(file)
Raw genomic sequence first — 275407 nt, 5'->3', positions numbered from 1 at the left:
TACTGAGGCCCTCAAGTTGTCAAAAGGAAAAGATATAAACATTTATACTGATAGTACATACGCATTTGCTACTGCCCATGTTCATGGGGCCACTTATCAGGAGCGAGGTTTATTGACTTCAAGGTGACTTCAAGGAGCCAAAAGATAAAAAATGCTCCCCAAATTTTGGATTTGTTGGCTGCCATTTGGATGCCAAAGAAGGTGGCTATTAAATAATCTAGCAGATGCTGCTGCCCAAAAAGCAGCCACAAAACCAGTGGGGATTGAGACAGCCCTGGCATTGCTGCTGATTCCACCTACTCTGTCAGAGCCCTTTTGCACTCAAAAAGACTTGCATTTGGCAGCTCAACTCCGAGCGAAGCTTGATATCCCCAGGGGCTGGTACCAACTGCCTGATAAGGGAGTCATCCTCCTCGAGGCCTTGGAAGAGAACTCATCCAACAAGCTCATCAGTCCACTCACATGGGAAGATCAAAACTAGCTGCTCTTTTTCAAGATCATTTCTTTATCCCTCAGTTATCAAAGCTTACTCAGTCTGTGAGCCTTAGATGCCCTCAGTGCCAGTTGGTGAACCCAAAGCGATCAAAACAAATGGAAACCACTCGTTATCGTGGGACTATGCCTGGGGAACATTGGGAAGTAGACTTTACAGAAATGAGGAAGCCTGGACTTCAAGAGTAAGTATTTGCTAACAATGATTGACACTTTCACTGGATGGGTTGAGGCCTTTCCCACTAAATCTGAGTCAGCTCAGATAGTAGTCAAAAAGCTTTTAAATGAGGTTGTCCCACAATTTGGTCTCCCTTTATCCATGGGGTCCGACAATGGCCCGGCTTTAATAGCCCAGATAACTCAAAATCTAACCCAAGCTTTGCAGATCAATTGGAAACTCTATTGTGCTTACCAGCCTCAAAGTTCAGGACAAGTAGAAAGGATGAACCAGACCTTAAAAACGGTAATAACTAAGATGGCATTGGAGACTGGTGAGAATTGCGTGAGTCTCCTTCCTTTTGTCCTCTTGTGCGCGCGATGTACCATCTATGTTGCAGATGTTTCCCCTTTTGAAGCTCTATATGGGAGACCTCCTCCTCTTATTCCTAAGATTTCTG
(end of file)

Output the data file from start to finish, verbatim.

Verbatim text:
Raw genomic sequence first — 275407 nt, 5'->3', positions numbered from 1 at the left:
TACTGAGGCCCTCAAGTTGTCAAAAGGAAAAGATATAAACATTTATACTGATAGTACATACGCATTTGCTACTGCCCATGTTCATGGGGCCACTTATCAGGAGCGAGGTTTATTGACTTCAAGGTGACTTCAAGGAGCCAAAAGATAAAAAATGCTCCCCAAATTTTGGATTTGTTGGCTGCCATTTGGATGCCAAAGAAGGTGGCTATTAAATAATCTAGCAGATGCTGCTGCCCAAAAAGCAGCCACAAAACCAGTGGGGATTGAGACAGCCCTGGCATTGCTGCTGATTCCACCTACTCTGTCAGAGCCCTTTTGCACTCAAAAAGACTTGCATTTGGCAGCTCAACTCCGAGCGAAGCTTGATATCCCCAGGGGCTGGTACCAACTGCCTGATAAGGGAGTCATCCTCCTCGAGGCCTTGGAAGAGAACTCATCCAACAAGCTCATCAGTCCACTCACATGGGAAGATCAAAACTAGCTGCTCTTTTTCAAGATCATTTCTTTATCCCTCAGTTATCAAAGCTTACTCAGTCTGTGAGCCTTAGATGCCCTCAGTGCCAGTTGGTGAACCCAAAGCGATCAAAACAAATGGAAACCACTCGTTATCGTGGGACTATGCCTGGGGAACATTGGGAAGTAGACTTTACAGAAATGAGGAAGCCTGGACTTCAAGAGTAAGTATTTGCTAACAATGATTGACACTTTCACTGGATGGGTTGAGGCCTTTCCCACTAAATCTGAGTCAGCTCAGATAGTAGTCAAAAAGCTTTTAAATGAGGTTGTCCCACAATTTGGTCTCCCTTTATCCATGGGGTCCGACAATGGCCCGGCTTTAATAGCCCAGATAACTCAAAATCTAACCCAAGCTTTGCAGATCAATTGGAAACTCTATTGTGCTTACCAGCCTCAAAGTTCAGGACAAGTAGAAAGGATGAACCAGACCTTAAAAACGGTAATAACTAAGATGGCATTGGAGACTGGTGAGAATTGCGTGAGTCTCCTTCCTTTTGTCCTCTTGTGCGCGCGATGTACCATCTATGTTGCAGATGTTTCCCCTTTTGAAGCTCTATATGGGAGACCTCCTCCTCTTATTCCTAAGATTTCTG